Ten Tips For Start-Ups

Start-ups can be scary. Whether you're heading up a new division of an established company or launching your own meeting planning consulting firm, uncertainty comes with the territory. So many variables are involved—from business trends to employee personalities to investor pressures—that your new creation will take on a life of its own.

Still, as the co-founder of Neoforma, a health-care business-to-business e-commerce firm that in four years became a $3 billion publicly traded company, I've seen that there are common threads transcending time, place, and type of business. To wit:

1. Be who you are. If you aren't true to yourself, your company's culture will suffer. So will you. A recurring theme during Neoforma's early days was how to present the company to potential investors. They wanted to hear that my partner, Jeff Kleck, and I planned to pursue fast and furious growth. I wanted the growth to happen more "organically." As Jeff writes, "We argued about whether it was right for us to project an image of ourselves as a very large corporation selling hundreds of millions of dollars of software and services per year. We didn't doubt this was possible, but we would have been quite happy to sell a few million dollars' worth of software per year."

2. Hire for culture first, experience second. Delegate hiring only after you've hired the first hundred employees—and then only very carefully. Early in the staffing process, I learned the value of listening to my gut. I offered a job to a man I disliked but felt had the necessary experience. He accepted the offer, but made Neoforma wait two months before he could start—then quit the first day. This guy hadn't felt right from the beginning—even though he sounded right. I had focused on his computer skills, which can be learned, instead of more personal qualities, like an arrogance born of insecurity that would have made him difficult to work with, even if he'd stayed.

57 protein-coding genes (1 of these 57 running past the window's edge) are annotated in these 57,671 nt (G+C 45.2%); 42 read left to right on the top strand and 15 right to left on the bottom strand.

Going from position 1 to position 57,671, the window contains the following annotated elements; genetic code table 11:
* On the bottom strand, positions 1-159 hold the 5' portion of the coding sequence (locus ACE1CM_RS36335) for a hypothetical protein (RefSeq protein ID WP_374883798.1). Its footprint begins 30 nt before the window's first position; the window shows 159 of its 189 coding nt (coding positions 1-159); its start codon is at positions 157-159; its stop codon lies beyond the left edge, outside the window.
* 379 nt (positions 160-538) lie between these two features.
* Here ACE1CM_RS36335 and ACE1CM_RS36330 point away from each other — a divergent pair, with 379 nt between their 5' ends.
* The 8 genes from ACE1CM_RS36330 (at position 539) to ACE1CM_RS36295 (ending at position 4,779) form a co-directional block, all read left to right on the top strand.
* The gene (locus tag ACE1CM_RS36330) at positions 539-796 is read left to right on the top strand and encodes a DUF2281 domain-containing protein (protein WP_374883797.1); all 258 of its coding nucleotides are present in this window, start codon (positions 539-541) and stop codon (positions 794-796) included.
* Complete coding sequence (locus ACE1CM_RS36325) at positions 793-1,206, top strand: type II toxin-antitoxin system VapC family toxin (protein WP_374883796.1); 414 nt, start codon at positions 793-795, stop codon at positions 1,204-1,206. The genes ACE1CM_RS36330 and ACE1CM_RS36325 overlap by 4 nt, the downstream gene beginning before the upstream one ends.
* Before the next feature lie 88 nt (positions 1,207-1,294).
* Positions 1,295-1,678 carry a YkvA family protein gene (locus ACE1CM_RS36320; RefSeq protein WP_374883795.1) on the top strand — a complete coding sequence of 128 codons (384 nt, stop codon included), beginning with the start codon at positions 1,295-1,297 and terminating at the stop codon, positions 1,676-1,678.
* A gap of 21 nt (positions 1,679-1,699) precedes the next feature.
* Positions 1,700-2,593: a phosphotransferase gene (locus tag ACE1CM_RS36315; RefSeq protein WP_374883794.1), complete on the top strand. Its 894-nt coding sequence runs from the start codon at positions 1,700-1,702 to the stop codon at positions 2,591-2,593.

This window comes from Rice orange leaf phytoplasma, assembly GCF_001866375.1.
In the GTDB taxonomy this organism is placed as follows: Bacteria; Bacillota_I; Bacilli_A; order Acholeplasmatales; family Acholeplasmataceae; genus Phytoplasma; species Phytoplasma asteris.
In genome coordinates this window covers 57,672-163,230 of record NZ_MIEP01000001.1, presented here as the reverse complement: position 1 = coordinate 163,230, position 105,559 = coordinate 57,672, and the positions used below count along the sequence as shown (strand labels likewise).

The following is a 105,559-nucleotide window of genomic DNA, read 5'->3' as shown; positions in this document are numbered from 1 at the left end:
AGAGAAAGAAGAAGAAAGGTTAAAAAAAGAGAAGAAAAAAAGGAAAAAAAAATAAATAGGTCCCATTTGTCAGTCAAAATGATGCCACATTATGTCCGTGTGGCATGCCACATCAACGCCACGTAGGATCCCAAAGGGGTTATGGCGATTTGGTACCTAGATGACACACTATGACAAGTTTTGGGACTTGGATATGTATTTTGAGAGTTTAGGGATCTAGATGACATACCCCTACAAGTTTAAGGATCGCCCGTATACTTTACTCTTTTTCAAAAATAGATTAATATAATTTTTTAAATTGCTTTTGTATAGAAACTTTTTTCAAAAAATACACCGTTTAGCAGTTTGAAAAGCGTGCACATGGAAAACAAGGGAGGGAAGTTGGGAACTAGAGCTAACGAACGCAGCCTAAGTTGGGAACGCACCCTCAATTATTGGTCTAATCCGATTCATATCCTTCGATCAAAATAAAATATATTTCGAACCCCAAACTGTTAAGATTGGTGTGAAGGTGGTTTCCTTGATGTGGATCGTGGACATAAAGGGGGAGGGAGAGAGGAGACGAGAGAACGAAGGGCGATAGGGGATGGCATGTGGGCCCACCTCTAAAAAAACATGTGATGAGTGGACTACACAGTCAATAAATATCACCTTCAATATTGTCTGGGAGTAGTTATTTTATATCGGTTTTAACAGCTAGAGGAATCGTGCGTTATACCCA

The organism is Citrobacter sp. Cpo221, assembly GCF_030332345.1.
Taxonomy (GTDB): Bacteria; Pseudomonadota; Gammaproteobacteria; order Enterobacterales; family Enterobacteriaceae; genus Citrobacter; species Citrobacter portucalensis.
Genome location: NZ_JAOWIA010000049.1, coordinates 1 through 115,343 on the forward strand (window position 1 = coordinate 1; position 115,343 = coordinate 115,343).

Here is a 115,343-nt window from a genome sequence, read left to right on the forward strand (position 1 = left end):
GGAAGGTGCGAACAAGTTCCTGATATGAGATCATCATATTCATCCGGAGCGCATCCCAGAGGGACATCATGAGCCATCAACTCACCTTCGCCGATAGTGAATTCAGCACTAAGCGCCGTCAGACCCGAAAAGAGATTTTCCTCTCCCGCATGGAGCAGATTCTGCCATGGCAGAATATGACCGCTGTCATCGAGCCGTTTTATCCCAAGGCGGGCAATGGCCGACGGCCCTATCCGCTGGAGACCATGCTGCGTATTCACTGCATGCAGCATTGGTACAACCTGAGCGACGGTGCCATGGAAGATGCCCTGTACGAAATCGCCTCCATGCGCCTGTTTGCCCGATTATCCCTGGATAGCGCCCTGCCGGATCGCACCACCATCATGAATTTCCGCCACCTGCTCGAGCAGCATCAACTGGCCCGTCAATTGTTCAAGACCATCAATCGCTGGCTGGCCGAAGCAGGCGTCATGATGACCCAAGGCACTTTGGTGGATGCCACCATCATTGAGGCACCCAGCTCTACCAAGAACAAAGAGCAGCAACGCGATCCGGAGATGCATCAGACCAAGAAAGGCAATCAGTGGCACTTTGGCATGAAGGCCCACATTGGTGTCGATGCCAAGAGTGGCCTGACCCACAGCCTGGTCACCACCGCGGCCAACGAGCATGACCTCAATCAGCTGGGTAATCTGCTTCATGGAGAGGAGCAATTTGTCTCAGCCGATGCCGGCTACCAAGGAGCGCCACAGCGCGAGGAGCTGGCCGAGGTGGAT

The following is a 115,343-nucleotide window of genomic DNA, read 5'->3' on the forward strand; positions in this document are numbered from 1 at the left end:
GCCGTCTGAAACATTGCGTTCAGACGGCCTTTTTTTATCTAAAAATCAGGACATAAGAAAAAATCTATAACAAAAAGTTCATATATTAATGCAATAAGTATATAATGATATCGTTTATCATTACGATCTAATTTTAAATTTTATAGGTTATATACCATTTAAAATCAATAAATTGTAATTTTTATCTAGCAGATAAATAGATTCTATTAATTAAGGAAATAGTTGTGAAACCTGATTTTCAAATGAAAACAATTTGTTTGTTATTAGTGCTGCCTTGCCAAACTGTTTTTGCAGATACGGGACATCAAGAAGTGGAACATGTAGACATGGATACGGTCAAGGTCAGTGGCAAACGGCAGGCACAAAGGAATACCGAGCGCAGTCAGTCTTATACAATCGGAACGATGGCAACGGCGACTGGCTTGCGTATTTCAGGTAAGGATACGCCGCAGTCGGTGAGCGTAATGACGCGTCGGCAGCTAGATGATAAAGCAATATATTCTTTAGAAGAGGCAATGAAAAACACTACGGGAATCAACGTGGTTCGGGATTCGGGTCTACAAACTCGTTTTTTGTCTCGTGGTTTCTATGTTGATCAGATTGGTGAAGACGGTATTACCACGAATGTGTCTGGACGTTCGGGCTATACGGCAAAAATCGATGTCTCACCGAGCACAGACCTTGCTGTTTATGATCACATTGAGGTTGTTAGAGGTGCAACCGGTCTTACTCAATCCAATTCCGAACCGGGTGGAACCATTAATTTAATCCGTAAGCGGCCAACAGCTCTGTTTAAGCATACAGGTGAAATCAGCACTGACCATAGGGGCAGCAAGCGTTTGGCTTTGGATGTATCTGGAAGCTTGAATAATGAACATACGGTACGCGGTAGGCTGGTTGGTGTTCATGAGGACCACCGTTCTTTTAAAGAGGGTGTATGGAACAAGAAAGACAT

3. Communicate empowerment. At a young company, it's easy for employees to feel helpless or isolated. All employees powerfully influence a company's success. Let them know they're valued and heard—often and in many ways. Don't waste anyone's potential. "By far the most common, frustrating, and damaging issue I had to deal with in those days of frenzied growth was disempowerment," writes Jeff. "Within this unstable environment, employees were convinced that their voices were not being heard. No matter how much we tried to ensure that they had access to me and other executives, many felt undervalued." Don't underestimate the importance of communicating empowerment to your people. It's one of the most critical functions of a leader.

4. Learn to release, without letting go. When you delegate (and you must), make your plan clear and monitor progress regularly. If you hired well, everything will work out. In 1998, I hired Larry and Emma and told them to take control of their respective departments. They took this to the extreme, disregarding my suggestions. When I discussed this with them, they complained behind my back. Afraid I was being a control freak, I let them continue their behavior. In retrospect it's clear that I should have nipped the situation in the bud. Not only were they ignoring what I wanted, but they were creating a culture of division.

5. Balance isn't always in the middle. Make and communicate clear decisions. Changing a position is better than not having one. In 1999, Neoforma needed to cut some projects. In a classic leadership dilemma, I had to decide whether to make the popular decision to cut Picasso (a capital investment solution that I loved) and thereby alienate the people who had remained loyal to our original vision for the company, or make the less popular decision to keep Picasso alive and alienate the others. In an attempt to be fair to everyone, I came up with a weak compromise that satisfied and inspired no one. We'd keep the Picasso program going, but only allocate it just enough to stay alive. My half-hearted decision conveyed uncertainty. The effect was deeply disheartening.